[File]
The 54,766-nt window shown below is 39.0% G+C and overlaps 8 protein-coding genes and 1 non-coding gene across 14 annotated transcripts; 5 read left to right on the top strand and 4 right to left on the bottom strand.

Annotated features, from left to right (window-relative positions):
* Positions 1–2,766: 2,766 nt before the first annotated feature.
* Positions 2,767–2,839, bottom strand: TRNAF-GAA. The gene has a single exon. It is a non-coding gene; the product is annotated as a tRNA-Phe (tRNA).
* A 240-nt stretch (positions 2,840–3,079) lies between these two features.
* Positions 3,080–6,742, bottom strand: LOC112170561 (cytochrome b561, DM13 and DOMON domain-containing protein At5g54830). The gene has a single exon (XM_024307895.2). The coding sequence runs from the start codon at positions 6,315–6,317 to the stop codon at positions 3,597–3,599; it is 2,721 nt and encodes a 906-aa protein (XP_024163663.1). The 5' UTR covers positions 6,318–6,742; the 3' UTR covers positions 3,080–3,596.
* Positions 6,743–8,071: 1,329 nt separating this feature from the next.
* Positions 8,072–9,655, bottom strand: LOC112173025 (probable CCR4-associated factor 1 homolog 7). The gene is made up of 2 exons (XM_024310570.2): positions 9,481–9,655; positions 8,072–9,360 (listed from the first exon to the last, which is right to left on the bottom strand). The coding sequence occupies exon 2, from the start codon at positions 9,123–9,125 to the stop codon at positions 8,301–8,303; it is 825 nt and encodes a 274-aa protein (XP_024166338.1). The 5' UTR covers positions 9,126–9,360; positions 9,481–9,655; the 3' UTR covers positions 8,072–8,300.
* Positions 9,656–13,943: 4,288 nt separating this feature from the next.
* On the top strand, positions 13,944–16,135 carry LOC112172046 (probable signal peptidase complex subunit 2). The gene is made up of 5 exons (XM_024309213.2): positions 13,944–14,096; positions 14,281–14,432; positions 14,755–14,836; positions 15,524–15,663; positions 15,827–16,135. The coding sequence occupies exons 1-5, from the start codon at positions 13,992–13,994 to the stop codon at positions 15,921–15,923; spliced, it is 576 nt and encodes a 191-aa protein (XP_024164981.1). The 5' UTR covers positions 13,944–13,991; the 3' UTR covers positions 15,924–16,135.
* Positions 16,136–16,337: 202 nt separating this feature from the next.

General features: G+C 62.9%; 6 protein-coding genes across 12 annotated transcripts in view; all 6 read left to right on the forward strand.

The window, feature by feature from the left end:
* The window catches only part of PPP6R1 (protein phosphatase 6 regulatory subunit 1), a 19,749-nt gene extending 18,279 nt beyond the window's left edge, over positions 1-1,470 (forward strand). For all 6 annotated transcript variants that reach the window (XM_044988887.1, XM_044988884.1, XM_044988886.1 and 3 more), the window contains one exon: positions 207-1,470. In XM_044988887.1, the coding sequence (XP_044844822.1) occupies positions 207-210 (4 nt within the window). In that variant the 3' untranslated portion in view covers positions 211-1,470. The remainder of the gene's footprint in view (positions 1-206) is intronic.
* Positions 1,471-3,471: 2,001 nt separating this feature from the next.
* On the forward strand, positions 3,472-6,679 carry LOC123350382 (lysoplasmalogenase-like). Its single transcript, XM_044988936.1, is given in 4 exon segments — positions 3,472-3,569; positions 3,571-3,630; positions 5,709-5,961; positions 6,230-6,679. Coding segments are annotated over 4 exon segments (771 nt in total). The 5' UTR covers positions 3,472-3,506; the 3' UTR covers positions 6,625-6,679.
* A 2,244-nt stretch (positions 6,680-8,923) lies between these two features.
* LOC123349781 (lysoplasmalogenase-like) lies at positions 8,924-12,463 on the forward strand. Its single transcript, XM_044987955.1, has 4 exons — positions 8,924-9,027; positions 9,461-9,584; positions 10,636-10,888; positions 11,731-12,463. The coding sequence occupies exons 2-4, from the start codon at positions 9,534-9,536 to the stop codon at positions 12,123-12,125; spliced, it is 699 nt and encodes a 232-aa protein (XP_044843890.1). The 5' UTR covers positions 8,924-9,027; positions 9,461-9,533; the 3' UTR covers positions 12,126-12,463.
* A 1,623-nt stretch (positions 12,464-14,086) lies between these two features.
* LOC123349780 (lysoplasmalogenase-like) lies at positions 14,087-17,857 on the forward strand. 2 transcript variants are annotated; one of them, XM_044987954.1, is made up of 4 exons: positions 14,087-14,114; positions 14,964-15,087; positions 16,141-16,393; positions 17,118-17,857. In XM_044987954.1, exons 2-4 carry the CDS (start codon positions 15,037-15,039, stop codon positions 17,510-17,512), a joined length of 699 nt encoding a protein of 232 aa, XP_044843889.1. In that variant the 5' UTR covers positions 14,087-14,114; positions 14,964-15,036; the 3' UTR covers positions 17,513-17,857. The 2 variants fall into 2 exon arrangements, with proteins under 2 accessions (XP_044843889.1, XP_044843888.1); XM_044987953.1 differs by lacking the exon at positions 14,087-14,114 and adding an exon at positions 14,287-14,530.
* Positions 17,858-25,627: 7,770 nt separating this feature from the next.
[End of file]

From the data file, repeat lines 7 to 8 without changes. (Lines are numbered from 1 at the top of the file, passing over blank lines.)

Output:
* Positions 6,743–8,071: 1,329 nt separating this feature from the next.
* Positions 8,072–9,655, bottom strand: LOC112173025 (probable CCR4-associated factor 1 homolog 7). The gene is made up of 2 exons (XM_024310570.2): positions 9,481–9,655; positions 8,072–9,360 (listed from the first exon to the last, which is right to left on the bottom strand). The coding sequence occupies exon 2, from the start codon at positions 9,123–9,125 to the stop codon at positions 8,301–8,303; it is 825 nt and encodes a 274-aa protein (XP_024166338.1). The 5' UTR covers positions 9,126–9,360; positions 9,481–9,655; the 3' UTR covers positions 8,072–8,300.